Parkinson's disease (PD) is a chronic, progressive movement disorder of adults and the second most common neurodegenerative disease after Alzheimer's disease. Neuropathologic diagnosis of PD requires moderate-to-marked neuronal loss in the ventrolateral substantia nigra pars compacta and α-synuclein (αS) Lewy body pathology. Nigrostriatal dopaminergic neurodegeneration correlates with the Parkinsonian motor features, but involvement of other peripheral and central nervous system regions leads to a wide range of non-motor features...
January 2018: Acta Neuropathologica
Mirella Díaz-Santos, Bo Cao, Arash Yazdanbakhsh, Daniel J Norton, Sandy Neargarder, Alice Cronin-Golomb
Parkinson's disease (PD) is associated with motor and non-motor rigidity symptoms (e.g., cognitive and personality). The question is raised as to whether rigidity in PD also extends to perception, and if so, whether perceptual, cognitive, and personality rigidities are correlated. Bistable stimuli were presented to 28 non-demented individuals with PD and 26 normal control adults (NC). Necker cube perception and binocular rivalry were examined during passive viewing, and the Necker cube was additionally used for two volitional-control conditions: Hold one percept in front, and Switch between the two percepts...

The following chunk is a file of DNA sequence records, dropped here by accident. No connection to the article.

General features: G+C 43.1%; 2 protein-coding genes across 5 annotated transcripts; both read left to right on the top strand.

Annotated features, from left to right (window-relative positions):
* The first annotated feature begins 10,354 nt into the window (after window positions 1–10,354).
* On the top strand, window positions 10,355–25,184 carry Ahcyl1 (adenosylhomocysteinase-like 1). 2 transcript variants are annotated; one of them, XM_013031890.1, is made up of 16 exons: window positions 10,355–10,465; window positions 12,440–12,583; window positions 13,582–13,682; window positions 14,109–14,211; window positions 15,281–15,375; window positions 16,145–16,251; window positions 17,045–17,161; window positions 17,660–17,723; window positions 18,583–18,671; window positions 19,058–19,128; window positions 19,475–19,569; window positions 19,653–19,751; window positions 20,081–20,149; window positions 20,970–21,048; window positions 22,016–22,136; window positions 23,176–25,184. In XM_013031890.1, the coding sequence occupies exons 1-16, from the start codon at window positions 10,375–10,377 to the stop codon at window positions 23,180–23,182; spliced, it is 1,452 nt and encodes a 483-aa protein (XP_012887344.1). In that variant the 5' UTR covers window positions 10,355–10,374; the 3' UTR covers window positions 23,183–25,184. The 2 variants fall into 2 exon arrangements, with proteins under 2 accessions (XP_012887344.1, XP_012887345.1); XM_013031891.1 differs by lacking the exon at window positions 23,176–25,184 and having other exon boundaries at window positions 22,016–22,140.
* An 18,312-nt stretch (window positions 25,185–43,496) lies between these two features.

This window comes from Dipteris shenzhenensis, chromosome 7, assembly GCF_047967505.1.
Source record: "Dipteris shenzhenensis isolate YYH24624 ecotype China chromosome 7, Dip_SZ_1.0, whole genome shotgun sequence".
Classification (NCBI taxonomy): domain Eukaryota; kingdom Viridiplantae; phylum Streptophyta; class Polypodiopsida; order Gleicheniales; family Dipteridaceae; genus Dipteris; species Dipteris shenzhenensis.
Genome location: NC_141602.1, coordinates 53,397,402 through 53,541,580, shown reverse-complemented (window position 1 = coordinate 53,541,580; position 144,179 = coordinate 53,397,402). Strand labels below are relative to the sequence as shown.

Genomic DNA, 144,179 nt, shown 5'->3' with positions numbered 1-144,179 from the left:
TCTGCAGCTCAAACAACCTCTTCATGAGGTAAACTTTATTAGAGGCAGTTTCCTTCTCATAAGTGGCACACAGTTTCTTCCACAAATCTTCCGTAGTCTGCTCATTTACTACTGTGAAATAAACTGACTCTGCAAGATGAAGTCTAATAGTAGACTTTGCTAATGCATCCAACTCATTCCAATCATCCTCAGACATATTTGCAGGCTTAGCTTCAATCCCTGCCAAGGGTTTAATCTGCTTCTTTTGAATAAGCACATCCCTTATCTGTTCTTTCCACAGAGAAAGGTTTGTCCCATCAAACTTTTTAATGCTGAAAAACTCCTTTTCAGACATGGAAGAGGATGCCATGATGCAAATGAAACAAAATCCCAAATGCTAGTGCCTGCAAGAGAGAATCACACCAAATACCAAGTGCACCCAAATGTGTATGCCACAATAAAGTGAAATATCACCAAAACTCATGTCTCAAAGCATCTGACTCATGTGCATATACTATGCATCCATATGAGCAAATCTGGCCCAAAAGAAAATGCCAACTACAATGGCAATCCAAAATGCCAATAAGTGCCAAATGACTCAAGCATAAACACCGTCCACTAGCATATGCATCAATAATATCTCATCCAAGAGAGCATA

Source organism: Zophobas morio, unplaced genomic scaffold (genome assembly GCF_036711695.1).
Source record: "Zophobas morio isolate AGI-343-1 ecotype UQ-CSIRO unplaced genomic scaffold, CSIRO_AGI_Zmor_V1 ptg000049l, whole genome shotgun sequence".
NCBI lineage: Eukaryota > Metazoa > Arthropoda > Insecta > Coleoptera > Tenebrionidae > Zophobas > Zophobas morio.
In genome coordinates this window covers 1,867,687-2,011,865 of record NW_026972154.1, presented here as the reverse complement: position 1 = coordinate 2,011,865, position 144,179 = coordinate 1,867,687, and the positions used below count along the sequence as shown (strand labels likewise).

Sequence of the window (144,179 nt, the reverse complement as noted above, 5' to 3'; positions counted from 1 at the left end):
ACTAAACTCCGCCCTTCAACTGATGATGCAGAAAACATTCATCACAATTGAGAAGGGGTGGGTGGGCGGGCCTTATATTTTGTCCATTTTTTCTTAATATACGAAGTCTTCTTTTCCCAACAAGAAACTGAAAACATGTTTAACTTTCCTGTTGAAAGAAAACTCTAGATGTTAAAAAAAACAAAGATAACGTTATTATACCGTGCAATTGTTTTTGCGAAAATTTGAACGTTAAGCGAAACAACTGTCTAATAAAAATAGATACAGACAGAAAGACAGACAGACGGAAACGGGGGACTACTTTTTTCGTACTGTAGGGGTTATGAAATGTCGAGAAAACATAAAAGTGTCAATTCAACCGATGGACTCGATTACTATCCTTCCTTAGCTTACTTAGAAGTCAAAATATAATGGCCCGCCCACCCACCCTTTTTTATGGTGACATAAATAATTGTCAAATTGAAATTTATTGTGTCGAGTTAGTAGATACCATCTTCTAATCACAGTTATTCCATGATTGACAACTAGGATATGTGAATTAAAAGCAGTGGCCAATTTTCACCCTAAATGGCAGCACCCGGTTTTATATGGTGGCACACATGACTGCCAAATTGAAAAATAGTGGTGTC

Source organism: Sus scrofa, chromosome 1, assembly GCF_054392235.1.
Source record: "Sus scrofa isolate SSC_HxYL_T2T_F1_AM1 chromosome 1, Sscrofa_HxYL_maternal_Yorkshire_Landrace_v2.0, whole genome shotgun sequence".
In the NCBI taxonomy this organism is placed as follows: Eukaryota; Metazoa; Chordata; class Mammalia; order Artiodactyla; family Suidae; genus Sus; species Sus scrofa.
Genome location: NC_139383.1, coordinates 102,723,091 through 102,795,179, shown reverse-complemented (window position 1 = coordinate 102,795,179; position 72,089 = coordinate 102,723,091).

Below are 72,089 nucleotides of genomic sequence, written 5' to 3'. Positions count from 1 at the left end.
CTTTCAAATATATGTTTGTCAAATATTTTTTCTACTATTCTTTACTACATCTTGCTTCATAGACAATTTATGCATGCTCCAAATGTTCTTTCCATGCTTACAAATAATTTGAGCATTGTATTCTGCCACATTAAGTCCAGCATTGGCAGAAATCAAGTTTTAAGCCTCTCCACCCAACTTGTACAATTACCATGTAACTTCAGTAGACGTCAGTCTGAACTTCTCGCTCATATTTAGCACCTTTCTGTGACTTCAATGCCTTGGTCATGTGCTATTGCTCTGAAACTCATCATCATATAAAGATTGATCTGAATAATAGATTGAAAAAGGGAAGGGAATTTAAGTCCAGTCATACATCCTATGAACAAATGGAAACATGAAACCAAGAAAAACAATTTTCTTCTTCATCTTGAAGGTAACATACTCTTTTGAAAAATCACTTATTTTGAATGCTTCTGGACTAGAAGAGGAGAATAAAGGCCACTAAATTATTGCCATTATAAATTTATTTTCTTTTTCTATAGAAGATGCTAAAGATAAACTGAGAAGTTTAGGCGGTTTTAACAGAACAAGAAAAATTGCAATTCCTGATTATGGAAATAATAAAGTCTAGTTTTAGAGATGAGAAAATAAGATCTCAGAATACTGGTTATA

March 2015: Neuropsychologia
Ahmed A Moustafa, Srinivasa Chakravarthy, Joseph R Phillips, Ankur Gupta, Szabolcs Keri, Bertalan Polner, Michael J Frank, Marjan Jahanshahi